How often do you hear from your first line and middle leaders ‘I don’t have enough time’ as a response to questions about delivery or people activities? It is the most common response I get when exploring and challenging people’s thinking around effective leadership. It is worth trying to understand what might be causing this in your leaders to help them become more effective leaders. Being genuinely too busy is rarely the core issue.
Not understanding priorities
How well are the organisational, department and team objectives understood by your leaders? If these are not known, how do they know what work to focus on and when? Being able to identify and prioritise theirs and the team’s objectives will enable all parties to deliver the right things at the right time. Knowing priorities allows the planning process to begin.
A to do list is not a plan, it’s a list of things! Few leaders actually allow themselves quality time away from the team to properly plan. Planning is about looking ahead weeks and month’s, prioritising deliverables, planning team development. Poor planning results in leaders staying in a tactical mode, focusing on shorter term wins, without looking at what’s ahead. This leads to their thinking and behaviours remaining in doing mode, which interferes with employees work and performance.
Lack of clarity of the leadership role
Many ‘leaders’ don’t actually know what it means to lead, how it is different from management. And how it is different from being an embedded member of the team. What does it mean to lead people and work? Many don’t know what the expectations are of their senior managers of them. Without these clear pictures, a manager is never going to be able to show the effective leadership their team needs.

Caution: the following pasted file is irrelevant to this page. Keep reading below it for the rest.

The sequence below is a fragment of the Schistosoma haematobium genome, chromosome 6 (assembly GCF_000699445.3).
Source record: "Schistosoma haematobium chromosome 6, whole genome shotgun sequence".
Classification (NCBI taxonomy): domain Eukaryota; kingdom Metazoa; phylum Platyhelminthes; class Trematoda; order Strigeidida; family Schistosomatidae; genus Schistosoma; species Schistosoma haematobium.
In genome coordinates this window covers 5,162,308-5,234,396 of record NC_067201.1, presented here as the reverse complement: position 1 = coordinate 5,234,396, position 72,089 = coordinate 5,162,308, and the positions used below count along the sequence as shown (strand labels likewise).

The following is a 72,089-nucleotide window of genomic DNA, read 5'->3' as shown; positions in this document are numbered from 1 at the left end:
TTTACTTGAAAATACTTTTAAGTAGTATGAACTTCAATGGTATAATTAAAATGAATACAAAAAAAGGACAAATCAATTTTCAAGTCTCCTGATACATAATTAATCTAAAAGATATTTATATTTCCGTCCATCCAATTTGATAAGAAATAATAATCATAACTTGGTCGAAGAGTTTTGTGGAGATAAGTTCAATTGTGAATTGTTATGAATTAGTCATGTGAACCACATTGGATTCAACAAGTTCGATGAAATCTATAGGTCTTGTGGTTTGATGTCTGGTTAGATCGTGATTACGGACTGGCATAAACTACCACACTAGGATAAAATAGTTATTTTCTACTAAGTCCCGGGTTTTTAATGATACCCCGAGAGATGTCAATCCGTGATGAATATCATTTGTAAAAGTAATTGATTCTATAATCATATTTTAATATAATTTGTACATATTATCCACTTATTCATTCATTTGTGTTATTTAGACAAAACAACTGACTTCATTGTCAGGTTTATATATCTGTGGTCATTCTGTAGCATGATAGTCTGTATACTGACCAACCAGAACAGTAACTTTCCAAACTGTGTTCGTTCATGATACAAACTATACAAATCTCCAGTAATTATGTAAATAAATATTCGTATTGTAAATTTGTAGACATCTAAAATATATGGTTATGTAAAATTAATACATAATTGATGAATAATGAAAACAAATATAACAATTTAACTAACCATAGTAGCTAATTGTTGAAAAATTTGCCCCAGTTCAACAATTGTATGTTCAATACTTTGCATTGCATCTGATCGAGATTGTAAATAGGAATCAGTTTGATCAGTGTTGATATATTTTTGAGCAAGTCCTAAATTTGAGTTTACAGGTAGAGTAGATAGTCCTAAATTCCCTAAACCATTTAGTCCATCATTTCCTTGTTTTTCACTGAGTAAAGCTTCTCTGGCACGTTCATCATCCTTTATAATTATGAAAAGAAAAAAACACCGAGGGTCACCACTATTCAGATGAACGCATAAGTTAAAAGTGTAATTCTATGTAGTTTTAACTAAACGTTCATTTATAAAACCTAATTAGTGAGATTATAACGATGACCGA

Poor self management and lack of skills
Leaders can be very ineffective with how they plan, approach and carry out their work. Many aren’t aware of the skills or tools that can make a difference to their situation. Again, taking time to examine what they need to do, and consider how they will do this will pay dividends. Researching a range of simple models and tools can provide quick changes to personal leadership effectiveness.
Need for control
Leaders can feel that they need to be in control of everything that their people are doing, even on occasion doing it for them. This is a common issue. Leaders think it is appropriate to micro manage in order to know what’s going on. Its ok to be ‘on top’ of what is happening, but not to control. There’s a difference. Effective leadership lessons, not tightens control. Coaching here can bring about rapid changes.
Putting off or ignoring the situation, hoping it will go away is not a healthy approach. There will always be more work coming around the corner. A common phrase is ‘when this project is completed they will have more time’. Sadly something will always come in to fill the gap left by completed work. Leaders who procrastinate are taking comfort in a false picture. Explore to understand causes of procrastination.
Not saying no
Many leaders feel obliged to take on more work. Whether to prove themselves, unable to say no or influence those giving the work. This is unhealthy and will impact on their mental health. Effective leadership is being able to negotiate work and timeframes for them and their teams. Having a culture where it is ok to challenge workload is important for all parties.
Looking for others to change the situation
It is common when feeling overwhelmed by work, that someone might come and change the situation for these leaders. Hoping someone will provide the ‘light at the end of the tunnel’. This can be overt or subtle. Perhaps in the form of disguised regular questions about how you as the leader might go about improving things. Keenly observing leaders will help to show which leaders might be struggling. As a leader, the business is employing and expecting them to bring around personal change.
Your leadership style and expectations
As the senior leader in the business you create the culture and performance expectations for your leaders. The wrong language, leadership and coaching style and culture will impact upon your leader’s ability to perform and deliver for you. If this is the case, they are unlikely to call you out on it, so you need to get some feedback from them.
You need your leaders to be effective in their roles and for their teams, every day. Their effective leadership starts with their own approaches to their own work. Often these leaders don’t know how to get ‘off the treadmill’ of ineffectiveness, leading to a wide impact on others. Being able to recognise, call out and coach your leaders will lead to radical personal change.
If you are interested in learning how to develop your leaders to become more effective contact us today at Abintus. We work with senior leaders to help them coach and train their reports to become performing leaders.